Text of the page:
A couple of ideas appear to be on Banquo's mind at the start of Act III in Shakespeare's Macbeth.
First, he suspects Macbeth of treachery, of assassinating King Duncan:
Thou hast it now--King, Cawdor, Glamis, all
As the Weird Women promised, and I fear
Thou played'st most foully for't....
Second, he wonders whether or not the part of the weird sisters' prophecy that pertained to him will come true, also:
...If there come truth from them--...
May they not be my oracles as well,
And set me up in hope?
He's wondering if his heirs will rule Scotland, as the witches predicted.
Ironically, the one thing Banquo should be thinking about he isn't. He does not realize that Macbeth is plotting against him and Fleance with the same thought in mind--the prediction that Banquo's heirs will rule. Since gaining the crown, Macbeth's ambition has deepened, and having the throne for himself is no longer enough. He now wants to create a dynasty in his own name, and Fleance stands in the way. In a matter of seconds following Banquo's speech, Macbeth will ascertain from Banquo that he is riding this afternoon, and that Fleance will be going with him. That will prove to be the opportunity Macbeth is looking for.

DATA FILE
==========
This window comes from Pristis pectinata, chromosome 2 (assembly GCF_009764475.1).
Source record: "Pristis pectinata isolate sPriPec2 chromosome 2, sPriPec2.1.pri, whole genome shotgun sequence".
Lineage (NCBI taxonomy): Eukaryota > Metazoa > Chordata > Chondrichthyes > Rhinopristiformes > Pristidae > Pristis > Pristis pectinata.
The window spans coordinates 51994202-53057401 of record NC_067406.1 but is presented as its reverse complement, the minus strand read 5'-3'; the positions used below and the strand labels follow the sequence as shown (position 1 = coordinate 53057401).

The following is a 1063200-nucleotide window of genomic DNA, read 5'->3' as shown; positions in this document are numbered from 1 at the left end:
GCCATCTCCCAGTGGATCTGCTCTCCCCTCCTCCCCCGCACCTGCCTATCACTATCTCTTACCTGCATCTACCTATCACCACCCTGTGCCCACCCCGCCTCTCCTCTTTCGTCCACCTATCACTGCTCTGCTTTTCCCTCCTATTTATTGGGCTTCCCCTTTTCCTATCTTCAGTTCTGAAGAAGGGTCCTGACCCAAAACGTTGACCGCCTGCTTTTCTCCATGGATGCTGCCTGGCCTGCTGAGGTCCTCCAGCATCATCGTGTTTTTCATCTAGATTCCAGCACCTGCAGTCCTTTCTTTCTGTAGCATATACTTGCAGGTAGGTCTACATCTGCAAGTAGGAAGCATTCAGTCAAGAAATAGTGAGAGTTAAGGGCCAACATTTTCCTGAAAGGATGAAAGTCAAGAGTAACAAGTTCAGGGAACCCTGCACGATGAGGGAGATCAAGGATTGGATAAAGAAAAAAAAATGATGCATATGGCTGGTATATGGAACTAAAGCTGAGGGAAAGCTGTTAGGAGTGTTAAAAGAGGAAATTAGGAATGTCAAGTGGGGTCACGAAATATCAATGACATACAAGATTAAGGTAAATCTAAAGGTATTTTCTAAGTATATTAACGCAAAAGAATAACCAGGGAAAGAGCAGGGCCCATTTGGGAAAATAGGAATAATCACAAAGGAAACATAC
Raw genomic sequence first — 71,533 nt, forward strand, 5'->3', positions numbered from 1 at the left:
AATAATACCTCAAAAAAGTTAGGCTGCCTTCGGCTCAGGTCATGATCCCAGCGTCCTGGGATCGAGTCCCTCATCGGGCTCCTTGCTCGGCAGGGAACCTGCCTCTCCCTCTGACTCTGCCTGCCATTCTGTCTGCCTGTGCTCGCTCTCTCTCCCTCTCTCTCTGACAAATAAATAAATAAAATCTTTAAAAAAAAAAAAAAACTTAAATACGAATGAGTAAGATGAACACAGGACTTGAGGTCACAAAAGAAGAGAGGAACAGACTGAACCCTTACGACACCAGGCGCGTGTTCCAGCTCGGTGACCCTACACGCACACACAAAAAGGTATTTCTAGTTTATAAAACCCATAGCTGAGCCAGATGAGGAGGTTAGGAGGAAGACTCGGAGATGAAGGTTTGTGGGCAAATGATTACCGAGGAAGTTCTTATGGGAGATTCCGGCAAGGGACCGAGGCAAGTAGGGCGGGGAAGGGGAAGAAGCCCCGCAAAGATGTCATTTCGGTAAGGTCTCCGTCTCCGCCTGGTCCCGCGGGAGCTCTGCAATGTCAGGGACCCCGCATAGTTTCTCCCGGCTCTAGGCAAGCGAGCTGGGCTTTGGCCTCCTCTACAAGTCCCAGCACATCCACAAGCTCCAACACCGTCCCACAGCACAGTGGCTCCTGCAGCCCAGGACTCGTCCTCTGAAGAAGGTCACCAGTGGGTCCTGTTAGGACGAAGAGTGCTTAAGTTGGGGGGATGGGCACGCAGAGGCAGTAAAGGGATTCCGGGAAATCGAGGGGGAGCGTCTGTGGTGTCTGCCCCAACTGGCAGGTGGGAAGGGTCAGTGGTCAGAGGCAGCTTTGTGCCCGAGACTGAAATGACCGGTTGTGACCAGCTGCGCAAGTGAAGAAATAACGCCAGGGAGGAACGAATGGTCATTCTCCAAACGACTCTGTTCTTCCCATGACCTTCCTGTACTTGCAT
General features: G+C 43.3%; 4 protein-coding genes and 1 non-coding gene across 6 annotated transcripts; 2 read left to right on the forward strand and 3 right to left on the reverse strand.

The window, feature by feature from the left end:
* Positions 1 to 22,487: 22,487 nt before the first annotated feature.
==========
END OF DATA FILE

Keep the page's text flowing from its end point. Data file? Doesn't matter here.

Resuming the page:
At the beginning of Act III, Banquo recalls the prophecy of the three witches and wonders how it has all come true for Macbeth. He remembers that the witches told Macbeth that he would be the Thane of both Cawdor and Glamis and eventually the king and this has come true by this point in the play. Banquo also thinks that Macbeth has not done righteous acts to get these new promotions and questions whether or not Macbeth has done ill deeds in the process. Banquo then reminds himself that the witches also said that Macbeth would have no successors to the throne and that the future kings would be of Banquo’s line. He hopes that this will come true, as the prophecy has come true for Macbeth, and that he is not hopeful for nothing.